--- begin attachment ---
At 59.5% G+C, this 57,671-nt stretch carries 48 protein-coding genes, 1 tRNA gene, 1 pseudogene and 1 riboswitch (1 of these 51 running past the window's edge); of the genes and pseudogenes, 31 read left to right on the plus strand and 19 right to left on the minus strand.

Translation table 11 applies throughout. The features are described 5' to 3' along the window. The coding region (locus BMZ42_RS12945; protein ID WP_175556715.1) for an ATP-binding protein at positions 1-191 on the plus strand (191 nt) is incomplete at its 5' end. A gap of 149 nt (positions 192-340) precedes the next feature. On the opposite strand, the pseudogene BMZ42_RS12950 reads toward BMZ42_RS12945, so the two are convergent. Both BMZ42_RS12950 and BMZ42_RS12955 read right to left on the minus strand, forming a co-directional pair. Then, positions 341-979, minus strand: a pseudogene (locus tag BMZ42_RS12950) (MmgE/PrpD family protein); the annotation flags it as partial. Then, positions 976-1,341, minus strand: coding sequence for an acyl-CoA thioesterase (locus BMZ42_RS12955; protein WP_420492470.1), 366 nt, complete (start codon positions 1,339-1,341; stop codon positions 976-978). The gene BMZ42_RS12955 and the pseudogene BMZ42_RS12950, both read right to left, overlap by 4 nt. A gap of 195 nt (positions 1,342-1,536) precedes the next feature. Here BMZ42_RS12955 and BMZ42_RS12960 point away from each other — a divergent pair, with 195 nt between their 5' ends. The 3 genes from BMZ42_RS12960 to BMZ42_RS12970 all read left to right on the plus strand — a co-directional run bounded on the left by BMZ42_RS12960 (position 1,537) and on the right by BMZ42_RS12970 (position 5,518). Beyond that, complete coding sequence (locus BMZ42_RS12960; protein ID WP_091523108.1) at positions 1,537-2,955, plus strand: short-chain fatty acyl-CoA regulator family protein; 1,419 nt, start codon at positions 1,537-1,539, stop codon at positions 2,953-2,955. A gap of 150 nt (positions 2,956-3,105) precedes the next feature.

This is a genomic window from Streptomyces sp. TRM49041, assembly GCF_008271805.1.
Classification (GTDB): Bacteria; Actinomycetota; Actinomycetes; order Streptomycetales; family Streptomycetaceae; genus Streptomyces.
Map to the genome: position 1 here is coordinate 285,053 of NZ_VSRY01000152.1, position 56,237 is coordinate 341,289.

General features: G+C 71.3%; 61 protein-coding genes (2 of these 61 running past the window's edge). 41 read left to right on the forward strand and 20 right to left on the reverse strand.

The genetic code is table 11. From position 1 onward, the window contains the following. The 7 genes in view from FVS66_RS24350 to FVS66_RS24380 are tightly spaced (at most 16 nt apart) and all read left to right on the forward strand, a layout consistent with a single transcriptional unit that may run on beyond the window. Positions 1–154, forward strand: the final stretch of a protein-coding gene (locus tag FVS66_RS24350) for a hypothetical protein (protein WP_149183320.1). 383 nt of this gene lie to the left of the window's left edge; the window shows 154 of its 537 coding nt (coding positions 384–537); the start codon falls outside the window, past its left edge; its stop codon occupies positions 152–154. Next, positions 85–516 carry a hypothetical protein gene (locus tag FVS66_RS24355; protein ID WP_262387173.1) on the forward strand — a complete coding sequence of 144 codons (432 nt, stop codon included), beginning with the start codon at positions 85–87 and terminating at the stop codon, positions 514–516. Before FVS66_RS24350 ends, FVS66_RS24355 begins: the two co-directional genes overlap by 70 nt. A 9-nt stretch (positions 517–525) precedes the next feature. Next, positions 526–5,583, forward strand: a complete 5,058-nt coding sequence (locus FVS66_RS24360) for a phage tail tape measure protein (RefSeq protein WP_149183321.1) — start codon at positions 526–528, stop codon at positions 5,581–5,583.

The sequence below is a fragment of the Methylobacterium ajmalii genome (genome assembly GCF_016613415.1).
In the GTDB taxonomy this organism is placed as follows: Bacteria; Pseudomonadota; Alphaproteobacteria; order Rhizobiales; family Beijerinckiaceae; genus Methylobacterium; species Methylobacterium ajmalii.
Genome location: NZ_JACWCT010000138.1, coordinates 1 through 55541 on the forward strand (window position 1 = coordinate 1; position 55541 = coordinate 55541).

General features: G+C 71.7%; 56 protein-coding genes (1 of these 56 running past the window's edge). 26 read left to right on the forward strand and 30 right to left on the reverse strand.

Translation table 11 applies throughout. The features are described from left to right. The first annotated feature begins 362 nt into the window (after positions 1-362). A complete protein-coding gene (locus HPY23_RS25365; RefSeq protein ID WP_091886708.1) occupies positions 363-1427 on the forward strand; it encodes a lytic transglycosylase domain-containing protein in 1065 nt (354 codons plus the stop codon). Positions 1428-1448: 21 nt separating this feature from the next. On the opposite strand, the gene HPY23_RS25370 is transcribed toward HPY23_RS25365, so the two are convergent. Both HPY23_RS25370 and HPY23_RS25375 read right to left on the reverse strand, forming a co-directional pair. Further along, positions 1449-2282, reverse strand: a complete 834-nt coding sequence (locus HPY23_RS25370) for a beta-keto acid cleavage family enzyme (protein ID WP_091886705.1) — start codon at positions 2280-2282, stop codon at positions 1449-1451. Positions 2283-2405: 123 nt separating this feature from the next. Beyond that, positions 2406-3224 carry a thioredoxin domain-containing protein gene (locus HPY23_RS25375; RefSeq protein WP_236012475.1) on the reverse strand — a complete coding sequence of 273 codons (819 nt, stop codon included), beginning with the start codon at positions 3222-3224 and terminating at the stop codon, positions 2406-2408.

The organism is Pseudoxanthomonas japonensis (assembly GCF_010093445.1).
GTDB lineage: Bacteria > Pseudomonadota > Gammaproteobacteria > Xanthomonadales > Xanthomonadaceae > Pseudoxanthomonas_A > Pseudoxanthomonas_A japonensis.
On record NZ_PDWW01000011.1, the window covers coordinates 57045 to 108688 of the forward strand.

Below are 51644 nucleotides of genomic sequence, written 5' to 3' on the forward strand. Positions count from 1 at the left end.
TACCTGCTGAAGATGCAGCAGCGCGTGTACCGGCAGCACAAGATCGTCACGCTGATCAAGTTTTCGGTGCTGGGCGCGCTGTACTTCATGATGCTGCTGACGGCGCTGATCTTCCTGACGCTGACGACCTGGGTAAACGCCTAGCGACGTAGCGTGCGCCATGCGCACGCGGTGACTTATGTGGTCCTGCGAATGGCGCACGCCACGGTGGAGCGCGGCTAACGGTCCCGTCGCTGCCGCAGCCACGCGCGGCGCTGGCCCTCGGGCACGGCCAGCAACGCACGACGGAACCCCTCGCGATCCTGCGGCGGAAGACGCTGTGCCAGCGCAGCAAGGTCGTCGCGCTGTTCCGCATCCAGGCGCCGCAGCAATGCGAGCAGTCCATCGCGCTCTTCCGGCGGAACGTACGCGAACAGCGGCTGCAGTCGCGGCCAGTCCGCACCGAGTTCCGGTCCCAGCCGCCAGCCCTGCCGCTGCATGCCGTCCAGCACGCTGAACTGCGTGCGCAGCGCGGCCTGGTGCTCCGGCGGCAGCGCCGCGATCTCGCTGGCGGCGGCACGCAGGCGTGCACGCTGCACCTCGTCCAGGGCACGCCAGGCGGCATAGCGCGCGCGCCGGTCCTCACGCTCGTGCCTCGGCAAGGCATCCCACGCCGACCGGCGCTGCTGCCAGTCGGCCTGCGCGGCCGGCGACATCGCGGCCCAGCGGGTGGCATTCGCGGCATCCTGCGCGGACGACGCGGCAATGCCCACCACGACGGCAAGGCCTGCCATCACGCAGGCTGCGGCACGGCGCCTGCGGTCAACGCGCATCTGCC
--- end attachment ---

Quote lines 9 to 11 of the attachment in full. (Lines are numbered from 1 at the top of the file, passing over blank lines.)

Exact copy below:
In the GTDB taxonomy this organism is placed as follows: Bacteria; Pseudomonadota; Alphaproteobacteria; order Rhizobiales; family Beijerinckiaceae; genus Methylobacterium; species Methylobacterium ajmalii.
Genome location: NZ_JACWCT010000138.1, coordinates 1 through 55541 on the forward strand (window position 1 = coordinate 1; position 55541 = coordinate 55541).

General features: G+C 71.7%; 56 protein-coding genes (1 of these 56 running past the window's edge). 26 read left to right on the forward strand and 30 right to left on the reverse strand.